Day Off - Toronto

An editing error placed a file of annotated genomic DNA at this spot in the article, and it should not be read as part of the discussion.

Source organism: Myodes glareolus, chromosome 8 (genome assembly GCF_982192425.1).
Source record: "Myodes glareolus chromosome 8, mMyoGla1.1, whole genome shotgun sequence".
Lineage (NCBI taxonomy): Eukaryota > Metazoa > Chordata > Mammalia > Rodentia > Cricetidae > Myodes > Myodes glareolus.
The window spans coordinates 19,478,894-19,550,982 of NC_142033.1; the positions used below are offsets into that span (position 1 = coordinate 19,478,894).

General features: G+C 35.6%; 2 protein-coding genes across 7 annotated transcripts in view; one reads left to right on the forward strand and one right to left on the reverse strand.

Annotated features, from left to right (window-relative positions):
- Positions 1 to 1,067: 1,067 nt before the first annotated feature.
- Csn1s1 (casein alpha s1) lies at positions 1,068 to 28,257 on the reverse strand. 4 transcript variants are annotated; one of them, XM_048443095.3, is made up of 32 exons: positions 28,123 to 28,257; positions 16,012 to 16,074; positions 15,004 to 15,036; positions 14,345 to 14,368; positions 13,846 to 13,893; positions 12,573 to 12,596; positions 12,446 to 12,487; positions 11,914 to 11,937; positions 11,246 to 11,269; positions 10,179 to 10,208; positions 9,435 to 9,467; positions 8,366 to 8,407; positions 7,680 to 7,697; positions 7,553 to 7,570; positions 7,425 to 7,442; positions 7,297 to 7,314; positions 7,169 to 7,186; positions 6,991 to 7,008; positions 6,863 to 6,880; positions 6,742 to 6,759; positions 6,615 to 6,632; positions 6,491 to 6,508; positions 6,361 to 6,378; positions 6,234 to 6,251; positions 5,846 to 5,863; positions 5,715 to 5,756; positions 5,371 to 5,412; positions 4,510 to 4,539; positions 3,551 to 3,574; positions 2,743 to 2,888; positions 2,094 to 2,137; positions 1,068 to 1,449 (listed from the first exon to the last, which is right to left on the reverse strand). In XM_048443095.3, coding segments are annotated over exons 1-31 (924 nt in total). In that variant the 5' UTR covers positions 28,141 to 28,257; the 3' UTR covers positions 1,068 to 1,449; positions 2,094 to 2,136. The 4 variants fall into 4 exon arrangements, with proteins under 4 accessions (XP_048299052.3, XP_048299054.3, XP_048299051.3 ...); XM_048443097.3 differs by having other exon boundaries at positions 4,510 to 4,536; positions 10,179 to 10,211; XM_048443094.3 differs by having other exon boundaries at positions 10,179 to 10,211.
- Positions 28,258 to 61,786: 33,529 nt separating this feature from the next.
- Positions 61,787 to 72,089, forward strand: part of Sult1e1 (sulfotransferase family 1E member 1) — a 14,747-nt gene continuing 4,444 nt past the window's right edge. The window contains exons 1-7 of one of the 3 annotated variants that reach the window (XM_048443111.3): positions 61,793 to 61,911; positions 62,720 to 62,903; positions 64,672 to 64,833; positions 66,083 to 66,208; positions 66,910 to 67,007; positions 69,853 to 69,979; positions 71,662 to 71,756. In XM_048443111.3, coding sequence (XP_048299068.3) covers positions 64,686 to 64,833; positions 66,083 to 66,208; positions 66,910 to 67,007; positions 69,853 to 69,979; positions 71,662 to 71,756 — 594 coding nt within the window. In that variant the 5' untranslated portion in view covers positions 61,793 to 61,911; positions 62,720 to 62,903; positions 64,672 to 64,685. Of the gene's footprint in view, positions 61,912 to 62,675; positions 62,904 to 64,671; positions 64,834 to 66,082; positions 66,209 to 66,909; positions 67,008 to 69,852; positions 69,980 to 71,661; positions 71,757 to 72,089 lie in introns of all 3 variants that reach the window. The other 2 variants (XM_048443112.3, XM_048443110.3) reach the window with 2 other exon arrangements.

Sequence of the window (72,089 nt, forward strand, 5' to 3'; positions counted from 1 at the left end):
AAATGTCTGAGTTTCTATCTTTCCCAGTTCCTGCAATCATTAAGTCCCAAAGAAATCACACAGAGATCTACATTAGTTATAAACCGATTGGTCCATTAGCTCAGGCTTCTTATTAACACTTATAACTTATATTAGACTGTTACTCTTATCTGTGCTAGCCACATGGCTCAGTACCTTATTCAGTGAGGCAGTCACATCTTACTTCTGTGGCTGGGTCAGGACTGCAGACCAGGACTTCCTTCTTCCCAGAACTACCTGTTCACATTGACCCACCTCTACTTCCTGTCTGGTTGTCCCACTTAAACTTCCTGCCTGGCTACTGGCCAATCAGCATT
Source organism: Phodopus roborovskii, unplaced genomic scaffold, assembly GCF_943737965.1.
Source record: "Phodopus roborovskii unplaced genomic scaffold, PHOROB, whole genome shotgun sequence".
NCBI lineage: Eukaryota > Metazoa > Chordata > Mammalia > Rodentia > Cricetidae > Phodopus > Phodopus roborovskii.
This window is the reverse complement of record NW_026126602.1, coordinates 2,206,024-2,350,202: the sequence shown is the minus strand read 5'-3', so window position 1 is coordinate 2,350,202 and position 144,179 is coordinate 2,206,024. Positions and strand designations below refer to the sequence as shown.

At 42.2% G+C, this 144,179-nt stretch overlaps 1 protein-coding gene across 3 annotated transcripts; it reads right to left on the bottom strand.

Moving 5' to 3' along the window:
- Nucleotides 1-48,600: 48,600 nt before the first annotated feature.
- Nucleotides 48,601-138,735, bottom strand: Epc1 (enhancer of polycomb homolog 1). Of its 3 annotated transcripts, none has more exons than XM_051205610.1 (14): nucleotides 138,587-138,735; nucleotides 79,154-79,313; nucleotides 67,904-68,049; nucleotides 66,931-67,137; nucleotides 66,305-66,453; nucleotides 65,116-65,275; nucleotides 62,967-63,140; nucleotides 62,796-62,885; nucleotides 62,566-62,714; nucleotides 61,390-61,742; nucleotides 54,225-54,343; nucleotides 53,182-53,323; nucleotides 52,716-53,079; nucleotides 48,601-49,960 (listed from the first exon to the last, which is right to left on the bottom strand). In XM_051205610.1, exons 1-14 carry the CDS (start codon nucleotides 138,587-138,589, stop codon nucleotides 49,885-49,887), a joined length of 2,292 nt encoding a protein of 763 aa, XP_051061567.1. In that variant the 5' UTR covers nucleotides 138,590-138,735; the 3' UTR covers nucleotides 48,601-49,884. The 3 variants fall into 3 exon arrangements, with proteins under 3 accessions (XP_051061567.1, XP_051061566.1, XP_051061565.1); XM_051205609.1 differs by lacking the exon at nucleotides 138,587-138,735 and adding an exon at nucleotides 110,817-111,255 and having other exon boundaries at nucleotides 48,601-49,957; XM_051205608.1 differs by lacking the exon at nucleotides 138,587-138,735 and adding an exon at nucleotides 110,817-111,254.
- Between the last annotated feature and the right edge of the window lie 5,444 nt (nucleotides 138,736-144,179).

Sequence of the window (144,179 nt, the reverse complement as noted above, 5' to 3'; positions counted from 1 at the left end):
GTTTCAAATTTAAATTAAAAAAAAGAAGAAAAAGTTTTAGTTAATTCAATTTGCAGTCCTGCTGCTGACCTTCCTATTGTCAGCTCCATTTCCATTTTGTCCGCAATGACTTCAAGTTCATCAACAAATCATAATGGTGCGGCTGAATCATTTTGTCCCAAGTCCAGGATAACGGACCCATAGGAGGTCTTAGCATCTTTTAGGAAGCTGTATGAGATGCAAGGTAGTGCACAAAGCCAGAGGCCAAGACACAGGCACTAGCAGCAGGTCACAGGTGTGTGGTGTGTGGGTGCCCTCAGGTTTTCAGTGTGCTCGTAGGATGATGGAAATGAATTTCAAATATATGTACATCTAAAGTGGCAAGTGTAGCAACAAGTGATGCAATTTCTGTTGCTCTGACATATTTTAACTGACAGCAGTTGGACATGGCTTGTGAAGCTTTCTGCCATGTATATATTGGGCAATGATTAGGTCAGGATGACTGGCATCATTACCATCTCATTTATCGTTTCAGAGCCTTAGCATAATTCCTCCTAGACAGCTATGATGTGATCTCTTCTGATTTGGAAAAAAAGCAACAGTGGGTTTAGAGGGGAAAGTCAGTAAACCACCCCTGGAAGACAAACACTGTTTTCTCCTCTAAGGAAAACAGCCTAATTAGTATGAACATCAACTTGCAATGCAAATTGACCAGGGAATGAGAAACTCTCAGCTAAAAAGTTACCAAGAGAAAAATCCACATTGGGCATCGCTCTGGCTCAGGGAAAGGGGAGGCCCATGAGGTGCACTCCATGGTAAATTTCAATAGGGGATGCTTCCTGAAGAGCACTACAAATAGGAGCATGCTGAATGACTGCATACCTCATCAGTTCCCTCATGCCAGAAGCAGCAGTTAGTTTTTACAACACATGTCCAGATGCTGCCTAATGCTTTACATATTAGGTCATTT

Paul McGuinness called me this morning and asked if I would be interested in going to look at the set of an action movie being shot here, called "K-19; The Widowmaker". We drove out to the studios about a half hour outside the city center and were given quite the in depth tour which turned out to be fascinating. The film is the true story of a Russian nuclear submarine which went horribly wrong somewhere up by Greenland in 1961. Were it not for the bravery of captain and crew the whole thing could have blown up causing a huge environmental disaster and probably world war three whilst they were at it. Much of the action takes place inside the submarine, which has been faithfully recreated on this soundstage. It's an extremely authentic and wildly impressive replica, built in six or seven obsessively detailed and highly claustrophobic life-size set pieces. The captain is played by Harrison Ford (ah, so that's what he's doing here...) and another crew member is played by Liam Neeson. They were shooting today, so we got to see them performing which was very exciting. We also got to explore the sets which weren't being used and were told all the stories of how the research was done and how it was all built and put together. Climbing through these sets was a bit of an obstacle course, as the submarine was so small and cramped. It was also quite comical, because although everything looked extremely authentic, nothing felt like it looked.... Great big cast iron taps and dials which looked so cold, hard and solid turned out to be just warm painted wood. (This is, apparently, just as well due to the ubiquitous low ceiling heights throughout the submarine. In one sequence we watched being filmed today, Liam Neeson walloped his head on one of the overhead pipes.) Shortly after we arrived the cast broke for lunch and we were introduced to everybody. It turns out that the cinematographer is Jeff Cronenweth who worked with U2 on Rattle & Hum many moons ago, along with his genius father Jordan Cronenweth, the man responsible for lighting Bladerunner and other cinematic greats. We also got to meet and chat to Harrison Ford, which was a personal highlight, particularly as he said how much he enjoyed the U2 show and how great it looked. The production team eats lunch in the screening room so they can use the time to look at the previous days rushes. We were allowed to sit in on this and so saw everything that they shot yesterday. This included a lot of fire sequences, which was fascinating to watch. Its all extremely claustrophobic, but looks really beautiful, in a brutal kind of a way. It'll be really interesting to watch this film when it appears next year and see if I recognise any sequences from today. It sounds like a very powerful story of disaster averted, with an ironic twist in that the real life submarine is still rotting and leaking radiation somewhere in the shallows off Murmansk....

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